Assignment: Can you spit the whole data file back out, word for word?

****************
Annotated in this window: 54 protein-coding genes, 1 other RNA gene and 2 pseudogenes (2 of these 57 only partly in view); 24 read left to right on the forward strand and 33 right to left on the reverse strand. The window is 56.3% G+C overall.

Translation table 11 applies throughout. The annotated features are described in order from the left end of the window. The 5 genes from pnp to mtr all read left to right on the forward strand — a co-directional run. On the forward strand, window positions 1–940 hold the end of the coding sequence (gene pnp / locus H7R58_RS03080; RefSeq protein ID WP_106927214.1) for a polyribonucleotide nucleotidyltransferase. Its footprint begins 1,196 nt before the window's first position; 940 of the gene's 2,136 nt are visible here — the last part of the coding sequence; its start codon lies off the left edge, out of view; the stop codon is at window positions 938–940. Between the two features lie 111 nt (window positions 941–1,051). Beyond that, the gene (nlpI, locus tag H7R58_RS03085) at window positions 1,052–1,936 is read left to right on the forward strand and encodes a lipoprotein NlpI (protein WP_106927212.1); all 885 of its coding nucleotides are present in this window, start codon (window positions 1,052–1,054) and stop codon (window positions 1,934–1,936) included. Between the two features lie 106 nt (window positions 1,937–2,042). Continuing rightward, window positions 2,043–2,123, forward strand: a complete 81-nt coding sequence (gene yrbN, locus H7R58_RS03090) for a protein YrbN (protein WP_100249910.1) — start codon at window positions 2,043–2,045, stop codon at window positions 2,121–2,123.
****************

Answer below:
Annotated in this window: 54 protein-coding genes, 1 other RNA gene and 2 pseudogenes (2 of these 57 only partly in view); 24 read left to right on the forward strand and 33 right to left on the reverse strand. The window is 56.3% G+C overall.

Translation table 11 applies throughout. The annotated features are described in order from the left end of the window. The 5 genes from pnp to mtr all read left to right on the forward strand — a co-directional run. On the forward strand, window positions 1–940 hold the end of the coding sequence (gene pnp / locus H7R58_RS03080; RefSeq protein ID WP_106927214.1) for a polyribonucleotide nucleotidyltransferase. Its footprint begins 1,196 nt before the window's first position; 940 of the gene's 2,136 nt are visible here — the last part of the coding sequence; its start codon lies off the left edge, out of view; the stop codon is at window positions 938–940. Between the two features lie 111 nt (window positions 941–1,051). Beyond that, the gene (nlpI, locus tag H7R58_RS03085) at window positions 1,052–1,936 is read left to right on the forward strand and encodes a lipoprotein NlpI (protein WP_106927212.1); all 885 of its coding nucleotides are present in this window, start codon (window positions 1,052–1,054) and stop codon (window positions 1,934–1,936) included. Between the two features lie 106 nt (window positions 1,937–2,042). Continuing rightward, window positions 2,043–2,123, forward strand: a complete 81-nt coding sequence (gene yrbN, locus H7R58_RS03090) for a protein YrbN (protein WP_100249910.1) — start codon at window positions 2,043–2,045, stop codon at window positions 2,121–2,123.